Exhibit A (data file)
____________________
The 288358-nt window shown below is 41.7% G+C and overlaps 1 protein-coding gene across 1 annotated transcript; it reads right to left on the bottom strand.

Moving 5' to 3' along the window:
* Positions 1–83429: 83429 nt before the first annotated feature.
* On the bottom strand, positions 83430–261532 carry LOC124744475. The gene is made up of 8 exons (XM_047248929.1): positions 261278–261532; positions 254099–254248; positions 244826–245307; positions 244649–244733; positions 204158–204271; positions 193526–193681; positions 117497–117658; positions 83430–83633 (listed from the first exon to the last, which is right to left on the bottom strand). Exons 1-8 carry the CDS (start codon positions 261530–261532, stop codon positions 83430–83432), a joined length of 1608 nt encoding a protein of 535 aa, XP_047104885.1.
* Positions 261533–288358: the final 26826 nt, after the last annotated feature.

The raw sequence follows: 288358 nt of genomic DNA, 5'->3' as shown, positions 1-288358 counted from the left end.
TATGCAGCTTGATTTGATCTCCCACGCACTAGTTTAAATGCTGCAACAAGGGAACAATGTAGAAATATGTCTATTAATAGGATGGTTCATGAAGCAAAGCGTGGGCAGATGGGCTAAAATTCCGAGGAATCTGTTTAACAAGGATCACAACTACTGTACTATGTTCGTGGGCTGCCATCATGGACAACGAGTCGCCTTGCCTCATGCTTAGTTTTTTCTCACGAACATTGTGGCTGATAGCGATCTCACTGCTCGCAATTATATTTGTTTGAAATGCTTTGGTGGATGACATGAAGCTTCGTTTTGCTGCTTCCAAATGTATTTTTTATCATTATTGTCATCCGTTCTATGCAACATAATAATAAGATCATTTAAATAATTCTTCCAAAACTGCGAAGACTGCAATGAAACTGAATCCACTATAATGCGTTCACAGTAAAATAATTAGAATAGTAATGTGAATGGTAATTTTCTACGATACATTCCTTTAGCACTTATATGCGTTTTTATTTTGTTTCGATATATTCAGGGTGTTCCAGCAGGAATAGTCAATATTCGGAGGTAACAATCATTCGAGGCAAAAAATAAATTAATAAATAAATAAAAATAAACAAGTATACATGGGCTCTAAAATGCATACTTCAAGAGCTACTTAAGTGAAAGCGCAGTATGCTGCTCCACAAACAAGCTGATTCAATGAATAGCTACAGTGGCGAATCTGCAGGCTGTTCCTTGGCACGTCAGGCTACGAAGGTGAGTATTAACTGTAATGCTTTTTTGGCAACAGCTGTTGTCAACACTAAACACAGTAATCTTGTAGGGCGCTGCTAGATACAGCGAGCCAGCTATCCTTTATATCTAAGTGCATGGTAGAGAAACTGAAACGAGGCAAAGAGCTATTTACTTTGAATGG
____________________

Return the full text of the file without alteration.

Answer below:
The 288358-nt window shown below is 41.7% G+C and overlaps 1 protein-coding gene across 1 annotated transcript; it reads right to left on the bottom strand.

Moving 5' to 3' along the window:
* Positions 1–83429: 83429 nt before the first annotated feature.
* On the bottom strand, positions 83430–261532 carry LOC124744475. The gene is made up of 8 exons (XM_047248929.1): positions 261278–261532; positions 254099–254248; positions 244826–245307; positions 244649–244733; positions 204158–204271; positions 193526–193681; positions 117497–117658; positions 83430–83633 (listed from the first exon to the last, which is right to left on the bottom strand). Exons 1-8 carry the CDS (start codon positions 261530–261532, stop codon positions 83430–83432), a joined length of 1608 nt encoding a protein of 535 aa, XP_047104885.1.
* Positions 261533–288358: the final 26826 nt, after the last annotated feature.

The raw sequence follows: 288358 nt of genomic DNA, 5'->3' as shown, positions 1-288358 counted from the left end.
TATGCAGCTTGATTTGATCTCCCACGCACTAGTTTAAATGCTGCAACAAGGGAACAATGTAGAAATATGTCTATTAATAGGATGGTTCATGAAGCAAAGCGTGGGCAGATGGGCTAAAATTCCGAGGAATCTGTTTAACAAGGATCACAACTACTGTACTATGTTCGTGGGCTGCCATCATGGACAACGAGTCGCCTTGCCTCATGCTTAGTTTTTTCTCACGAACATTGTGGCTGATAGCGATCTCACTGCTCGCAATTATATTTGTTTGAAATGCTTTGGTGGATGACATGAAGCTTCGTTTTGCTGCTTCCAAATGTATTTTTTATCATTATTGTCATCCGTTCTATGCAACATAATAATAAGATCATTTAAATAATTCTTCCAAAACTGCGAAGACTGCAATGAAACTGAATCCACTATAATGCGTTCACAGTAAAATAATTAGAATAGTAATGTGAATGGTAATTTTCTACGATACATTCCTTTAGCACTTATATGCGTTTTTATTTTGTTTCGATATATTCAGGGTGTTCCAGCAGGAATAGTCAATATTCGGAGGTAACAATCATTCGAGGCAAAAAATAAATTAATAAATAAATAAAAATAAACAAGTATACATGGGCTCTAAAATGCATACTTCAAGAGCTACTTAAGTGAAAGCGCAGTATGCTGCTCCACAAACAAGCTGATTCAATGAATAGCTACAGTGGCGAATCTGCAGGCTGTTCCTTGGCACGTCAGGCTACGAAGGTGAGTATTAACTGTAATGCTTTTTTGGCAACAGCTGTTGTCAACACTAAACACAGTAATCTTGTAGGGCGCTGCTAGATACAGCGAGCCAGCTATCCTTTATATCTAAGTGCATGGTAGAGAAACTGAAACGAGGCAAAGAGCTATTTACTTTGAATGG